We found people using the service were safe because the staff were given clear instructions, support and guidance. People told us they were treated with care and compassion and the staff responded well to their needs or concerns.

We saw information regarding capacity and consent was not always in place. This meant the home could not demonstrate how arrangements to seek people’s consent to care or treatment had been agreed in the person’s best interests.

We saw people received a varied and healthy diet. People using the service spoke well of the food and were suitably nourished and hydrated.

At our last inspection on 3 January 2013 we made one compliance action about the management of medication. This meant the provider had to make improvements. We found that suitable and sufficient improvements had been made which meant medication was managed in a suitable and safe way.

Recruitment records demonstrated there were systems in place to ensure the staff were suitable to work with vulnerable people.

We saw people’s confidential information was stored appropriately.

Inspection carried out on 3 January 2013

During a routine inspection

During our inspection we spoke with seven people using the service, three staff on duty, or who came on duty, the registered manager and any visitors that called during our inspection. People spoke positively about how they were able to make decisions about their care, spend their time and enjoy shared interests and social events.

People told us they were satisfied with the care and support they received and were happy with the staff team that supported them. One person said, “It is very nice, all the staff are pleasant.”

We found the care and support were delivered in a warm and caring manner. Records were informative and up to date.

We looked at the way medication was managed and saw that overall medication systems and practices were safe and suitable, but improvements were needed.

We looked at the number of staff on duty in the afternoon and considered the registered manager should judge whether there were enough staff available to meet the needs of the people using the service.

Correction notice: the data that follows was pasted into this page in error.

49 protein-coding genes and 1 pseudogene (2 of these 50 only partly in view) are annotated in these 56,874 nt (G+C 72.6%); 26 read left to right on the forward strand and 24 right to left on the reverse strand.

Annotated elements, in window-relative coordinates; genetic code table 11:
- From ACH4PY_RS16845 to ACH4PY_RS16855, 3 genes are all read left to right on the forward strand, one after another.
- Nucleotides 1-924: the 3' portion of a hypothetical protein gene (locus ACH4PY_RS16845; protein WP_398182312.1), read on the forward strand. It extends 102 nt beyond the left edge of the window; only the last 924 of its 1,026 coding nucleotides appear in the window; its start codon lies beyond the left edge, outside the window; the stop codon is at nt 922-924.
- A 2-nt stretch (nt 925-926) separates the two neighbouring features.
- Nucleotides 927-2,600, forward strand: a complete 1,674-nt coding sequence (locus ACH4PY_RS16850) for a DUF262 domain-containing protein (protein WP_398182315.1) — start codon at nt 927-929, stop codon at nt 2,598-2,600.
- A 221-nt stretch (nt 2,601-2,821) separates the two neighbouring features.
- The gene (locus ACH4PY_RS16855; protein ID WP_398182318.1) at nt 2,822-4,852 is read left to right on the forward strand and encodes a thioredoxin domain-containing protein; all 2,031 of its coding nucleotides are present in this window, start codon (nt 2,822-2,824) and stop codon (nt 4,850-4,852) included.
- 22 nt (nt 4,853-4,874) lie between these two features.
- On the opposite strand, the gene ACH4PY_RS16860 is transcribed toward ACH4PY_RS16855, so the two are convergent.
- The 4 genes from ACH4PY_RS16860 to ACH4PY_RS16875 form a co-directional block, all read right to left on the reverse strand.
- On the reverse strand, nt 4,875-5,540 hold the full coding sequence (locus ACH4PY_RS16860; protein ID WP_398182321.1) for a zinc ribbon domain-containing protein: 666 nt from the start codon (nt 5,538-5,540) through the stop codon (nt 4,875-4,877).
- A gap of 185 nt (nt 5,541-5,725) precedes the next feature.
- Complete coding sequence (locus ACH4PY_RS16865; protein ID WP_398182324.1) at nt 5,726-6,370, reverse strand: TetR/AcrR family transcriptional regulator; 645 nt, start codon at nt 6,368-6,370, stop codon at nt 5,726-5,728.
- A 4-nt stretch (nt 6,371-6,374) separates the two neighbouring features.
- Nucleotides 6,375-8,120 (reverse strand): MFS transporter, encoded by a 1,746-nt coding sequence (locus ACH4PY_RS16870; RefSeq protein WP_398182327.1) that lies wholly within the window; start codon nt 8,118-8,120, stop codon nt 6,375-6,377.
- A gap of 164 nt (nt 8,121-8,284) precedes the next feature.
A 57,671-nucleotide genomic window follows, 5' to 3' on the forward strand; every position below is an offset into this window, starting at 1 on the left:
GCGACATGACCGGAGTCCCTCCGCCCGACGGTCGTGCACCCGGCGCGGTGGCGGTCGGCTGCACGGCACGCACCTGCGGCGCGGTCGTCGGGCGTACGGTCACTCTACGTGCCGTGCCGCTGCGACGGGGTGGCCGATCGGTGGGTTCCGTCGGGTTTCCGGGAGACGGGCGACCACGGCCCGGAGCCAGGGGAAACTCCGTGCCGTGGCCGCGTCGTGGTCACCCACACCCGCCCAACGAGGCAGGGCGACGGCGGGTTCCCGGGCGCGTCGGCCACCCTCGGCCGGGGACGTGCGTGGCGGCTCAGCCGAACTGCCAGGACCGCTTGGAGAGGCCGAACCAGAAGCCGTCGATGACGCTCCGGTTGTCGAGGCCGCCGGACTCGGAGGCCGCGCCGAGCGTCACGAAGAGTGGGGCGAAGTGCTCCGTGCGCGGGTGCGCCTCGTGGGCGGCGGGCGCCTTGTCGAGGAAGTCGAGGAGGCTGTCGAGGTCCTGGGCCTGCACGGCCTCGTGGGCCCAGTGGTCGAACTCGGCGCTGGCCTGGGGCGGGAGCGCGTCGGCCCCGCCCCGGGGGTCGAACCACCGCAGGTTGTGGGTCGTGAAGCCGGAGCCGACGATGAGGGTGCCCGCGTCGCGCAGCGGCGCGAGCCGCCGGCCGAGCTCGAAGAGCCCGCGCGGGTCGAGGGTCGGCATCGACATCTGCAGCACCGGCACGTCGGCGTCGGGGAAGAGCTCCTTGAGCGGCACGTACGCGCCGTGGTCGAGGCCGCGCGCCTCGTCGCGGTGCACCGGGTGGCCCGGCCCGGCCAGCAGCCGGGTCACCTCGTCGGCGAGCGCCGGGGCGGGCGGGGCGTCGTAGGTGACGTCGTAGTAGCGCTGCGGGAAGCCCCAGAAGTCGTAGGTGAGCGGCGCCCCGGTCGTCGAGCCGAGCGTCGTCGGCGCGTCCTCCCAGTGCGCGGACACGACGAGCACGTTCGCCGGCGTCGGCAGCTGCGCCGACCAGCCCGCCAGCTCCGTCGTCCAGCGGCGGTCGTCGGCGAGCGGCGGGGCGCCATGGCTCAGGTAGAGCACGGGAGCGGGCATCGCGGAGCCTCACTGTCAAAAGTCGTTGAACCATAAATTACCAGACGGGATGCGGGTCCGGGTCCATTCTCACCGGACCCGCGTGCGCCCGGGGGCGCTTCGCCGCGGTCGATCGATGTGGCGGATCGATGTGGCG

We found that complaints were dealt with quickly and appropriately and they were being recorded in the complaints register.

Inspection carried out on 30 November 2011

During an inspection in response to concerns

Information we hold about the home showed that we needed to undertake a monitoring visit, in order to update our records, and to establish that people's needs were being met. We had also received some information of concern stating the home was dirty, individual’s needs were not being met and the home was understaffed.

We concentrated on these areas to find out how the care was provided and to look at the quality of the service to ensure enough staff were available to meet people’s needs.

We saw that the staff were kind, respectful and unhurried. They gave support with personal care in ways that respected people's dignity and privacy. Staff listened to people and spent time with them, talking and carrying out activities, as well as providing care.

People spoken with told us they felt staff treated them well and respected them. They also commented that they received support from regular staff, which promoted consistency.

People told us the staff were kind and caring, “The staff here are very good, they keep an eye on me. If I need to, I just press the bell and I get assistance.”

Relatives continued to play an active role and support people and provide care. Family and friends could attend social events and were involved in supporting people using the service where appropriate.